Treason is sometimes funny, sometimes strange, and always hard-hitting, covering motherhood, the toll of the 2002 civil war in Sudan, the Rodney King protests in L.A., and much more. Svoboda’s poems shine a torch on injustice and betrayal inside our public and intimate institutions. Treason’s topics are unfortunately timeless, the poems themselves worthy of mythology.

Eleanor Wilner, author of Tourist in Hell and many other collections writes, “Cool, wry surface: depth charge of cry, of outrage, language at the edge of utterance, utterly original, black-bordered, indelible as we are not.” D.A. Powell, author of Useless Landscape, or A Guide for Boys adds, “These poems seethe with dangers so close to home they seem to teeter on that frightening edge between comic and tragic.”

Pre-order your copy of Treason HERE.

The author of 19 books of poetry, fiction, memoir, biography, and translation, Terese Svoboda will publish Theatrix: Play Poems (Anhinga Press), in 2021. A Guggenheim fellow, she has been awarded the Bobst Prize in fiction, the Iowa Prize for poetry, an NEH grant for translation, and other prizes. Her opera WET premiered at L.A.’s Disney Hall.

Doubleback Books is an imprint of Sundress Publications. More information can be found HERE.

Doubleback Books Call for Submissions

Doubleback Books, a Sundress Publications imprint, is now open for submissions by authors of out-of-print books. At Doubleback Books, we believe that out of print should not mean out of mind. Although other publishers rescue works that have fallen into the public eye from obscurity, few reprint books from small, independent presses that have folded during the twenty-first century and (often through no fault of their own) left new, exciting books to go out of print before their time. 

If you are the author of a book that has recently gone out of print because of a press closure, we want to read it. We are hosting an open reading period from March to May 2020.  Authors of works that have gone out of print due to their original press folding may submit full-length or short books, including novels, novellas, chapbooks, short story collections, poetry collections, essay collections, and memoirs. Editors may also submit out-of-print manuscripts their presses published before closing. To be eligible, works must have been both published and out of print after the year 2000.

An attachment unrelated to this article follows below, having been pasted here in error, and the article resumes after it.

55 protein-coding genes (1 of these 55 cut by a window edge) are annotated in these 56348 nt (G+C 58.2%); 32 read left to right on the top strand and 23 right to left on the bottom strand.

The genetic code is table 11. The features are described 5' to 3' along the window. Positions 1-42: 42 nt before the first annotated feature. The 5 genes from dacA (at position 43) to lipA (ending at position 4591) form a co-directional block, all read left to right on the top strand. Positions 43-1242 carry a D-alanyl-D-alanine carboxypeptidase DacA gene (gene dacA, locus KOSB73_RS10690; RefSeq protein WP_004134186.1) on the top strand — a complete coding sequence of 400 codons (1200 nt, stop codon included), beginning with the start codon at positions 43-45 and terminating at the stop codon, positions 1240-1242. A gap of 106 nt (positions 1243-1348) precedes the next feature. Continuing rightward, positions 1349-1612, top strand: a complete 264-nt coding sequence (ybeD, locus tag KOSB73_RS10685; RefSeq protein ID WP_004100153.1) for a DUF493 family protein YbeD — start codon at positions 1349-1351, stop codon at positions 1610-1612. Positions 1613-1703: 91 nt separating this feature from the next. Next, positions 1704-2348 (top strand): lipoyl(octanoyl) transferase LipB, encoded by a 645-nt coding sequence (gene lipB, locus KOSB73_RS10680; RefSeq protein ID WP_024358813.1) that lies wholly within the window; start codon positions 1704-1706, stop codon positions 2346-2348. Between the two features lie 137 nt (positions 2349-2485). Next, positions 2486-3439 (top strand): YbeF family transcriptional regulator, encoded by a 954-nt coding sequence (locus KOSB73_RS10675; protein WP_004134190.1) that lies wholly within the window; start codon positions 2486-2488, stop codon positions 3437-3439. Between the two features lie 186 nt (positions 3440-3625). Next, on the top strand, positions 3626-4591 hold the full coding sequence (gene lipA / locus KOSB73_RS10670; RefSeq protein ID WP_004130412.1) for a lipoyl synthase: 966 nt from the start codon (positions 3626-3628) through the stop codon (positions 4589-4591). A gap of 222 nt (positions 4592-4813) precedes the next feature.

Accepted manuscripts will be released as free downloadable e-books on the Sundress Publications website. Previous titles include Hugh Behm-Steinberg’s The Opposite of Work, Colleen S Harris’ These Terrible Sacraments, and Virginia Chase Sutton’s What Brings You to Del Amo. 

To submit, email the following to

  • Your manuscript(s) in .PDF or .DOC format 
  • A brief cover letter in the body of the email telling us a little bit about your work and yourself and noting the genre of the manuscript
  • The name of the manuscript’s original publisher
  • The name and contact information of the publisher’s former editor-in-chief, if available 

Please note: we do not republish translated work or previously self-published work. 

Doubleback Books is an imprint of Sundress Publications. More information can be found here.

Doubleback Announces Newest Release: “The Opposite of Work”

Doubleback Books, an imprint of Sundress Publications, is pleased to announce the upcoming release of The Opposite of Work by Hugh Behm-Steinberg. This poetry collection was selected in our 2019 open reading period for fall publication. The Opposite of Work was originally published by JackLeg Press and we’re excited to bring it back for new readers. 

The meditative poems in The Opposite of Work are paired with intriguing images on opposite-facing pages. The images, which operate as a flipbook, were created by Mary Behm-Steinberg. Doubleback will also release a companion video of the book.

On The Opposite of Work—

“Hugh Behm-Steinberg has built a dream-rattled space. It is a space of stretched ideas and ideals,” Tony Mancus, PANK.

“Delicately explores the effort to come to terms with one’s own soul and the Other,” Charles Kruger, The Rumpus.

“Extraordinary magic and possibility,” S. Marie Clay, Ghost Town.

Hugh Behm-Steinberg is a poet and short fiction writer. His books of poetry include Shy Green Fields (No Tell Books, 2007), as well as three Dusie chapbooks, Sorcery (2007), Good Morning! (2011), and The Sound of Music (2015). A collection of prose poems and microfiction, Animal Children, is forthcoming from Nomadic Press in January, 2020.

Behm-Steinberg is a former Wallace Stegner Fellow in creative writing at Stanford University and the recipient of an NEA fellowship. His short story “Taylor Swift” won the Barthelme Prize for short fiction, and his story “Goodwill” was picked as one of the Wigleaf Top Fifty Very Short Fictions of 2018. From 2007-2017 he served as Faculty Editor of Eleven Eleven, and he is currently the Chief Steward of the adjunct faculty union at California College of the Arts.